There has been a lot of talk in the British press recently about the imminent closure of another steel plant. This would be an unwelcome loss of jobs and a loss of pride for those trying to recall “the good old days” when Britain was known for its steel production. A lot of fingers have inevitably turned to China, accusing it of unfair play. Currently the press have been ignoring the difficult decisions that need to be made.
There appears to be a strange little paradox. We love cheap Chinese imports, don’t we? Almost 10% of the goods bought in the UK are made in China. So why in some markets do we want higher prices for consumers? And why is everyone getting so worked up about the steel industry… hasn’t that been in decline for years?
The issue is “dumping” – that China is not really offering us a discount out of kindness, nor because the costs of production are vastly lower there, but because of China’s drive to be the only place for manufacturing. By subsidising production and flooding the global market with cheap goods, it puts competing factories out of business and increases its own manufacturing dominance.
But if we push prices higher, won’t that lead to lower welfare? In the short term, yes, we might be worse off. But in the long term, possibly not. Economists are rather split on the issues of dumping and its counterpart, “anti-dumping”, which aims to tax cheap imports in order to remove the dumping discount.
The media certainly seem to be entrenched in the “anti-dumping” camp, assigning much of the blame to China. But as some people have pointed out, most modern economies have been built on their own self-serving trade strategies, so there is certainly a lot of hypocrisy in calling out emerging economies. And the US are accused of dumping products themselves, including corn into Mexico and cotton into Turkey.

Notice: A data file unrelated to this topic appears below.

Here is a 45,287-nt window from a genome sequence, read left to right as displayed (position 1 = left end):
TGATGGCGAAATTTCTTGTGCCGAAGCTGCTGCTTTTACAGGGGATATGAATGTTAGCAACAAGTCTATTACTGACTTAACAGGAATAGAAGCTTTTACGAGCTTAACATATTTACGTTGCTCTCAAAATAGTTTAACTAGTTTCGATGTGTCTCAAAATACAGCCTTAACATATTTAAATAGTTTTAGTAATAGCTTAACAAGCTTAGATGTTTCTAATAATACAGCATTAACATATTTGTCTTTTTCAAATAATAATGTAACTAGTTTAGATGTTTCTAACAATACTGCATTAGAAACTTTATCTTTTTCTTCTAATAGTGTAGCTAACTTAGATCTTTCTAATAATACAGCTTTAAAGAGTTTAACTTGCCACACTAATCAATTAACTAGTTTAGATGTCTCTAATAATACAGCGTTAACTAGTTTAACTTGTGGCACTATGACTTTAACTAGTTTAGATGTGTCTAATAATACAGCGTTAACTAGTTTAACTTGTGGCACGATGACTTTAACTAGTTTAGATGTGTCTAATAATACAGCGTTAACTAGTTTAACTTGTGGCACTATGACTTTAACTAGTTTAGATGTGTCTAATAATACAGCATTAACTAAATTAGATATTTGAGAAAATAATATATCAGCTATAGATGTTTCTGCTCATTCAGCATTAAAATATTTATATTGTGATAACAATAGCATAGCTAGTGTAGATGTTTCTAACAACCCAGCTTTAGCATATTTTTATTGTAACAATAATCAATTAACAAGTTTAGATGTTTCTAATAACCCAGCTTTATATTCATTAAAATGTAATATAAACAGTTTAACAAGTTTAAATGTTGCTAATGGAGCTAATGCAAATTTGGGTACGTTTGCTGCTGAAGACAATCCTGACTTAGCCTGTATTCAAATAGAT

And if the point is to protect domestic industry, haven’t we already failed? The UK share of the global steel industry is miniscule and forecast to decline further. Here’s what that looks like in a pie chart.
Dumping is often seen as a type of predatory pricing: a company gets consumers hooked on cheap goods, while competitors are forced out of business. When there is no competition left, the prices are raised to the consumer’s detriment. But good examples of this are hard to come by. Many economists argue that in a flexible market this strategy won’t work. When prices are raised, new competitors will be tempted into entering the market, so there is no benefit in removing the initial contenders. We end up with a little game of chicken – will anyone enter the market, knowing that incumbent firms might lower prices again? But how long can any incumbent sustain loss-making prices?
In the case of China, probably a very long time. However, some have argued that China’s prowess – and ability to dump – can only last so long. Rising wages will force prices up eventually and other emerging economies will be able to compete on price. China’s fastest-growing exports are aircraft and spacecraft, which could signal the start of a move away from basic to higher-value manufacturing. But it’s hard to see that transition happening anytime soon.
There are costs to being dumped on. The closing of domestic factories and a temporary slowdown in economic growth, for example. Sensible investments can also be undermined, fomenting uncertainty. But there can be significant benefits to consumers in terms of cheaper prices. And those prices can boost other industries such as construction, creating jobs and driving economic growth.
We need to remember that there are basic trade-offs. Consumers want everything: a green economy, cheap goods and to keep old industries alive. Some difficult choices need to be made, rather than pretending we can have it all.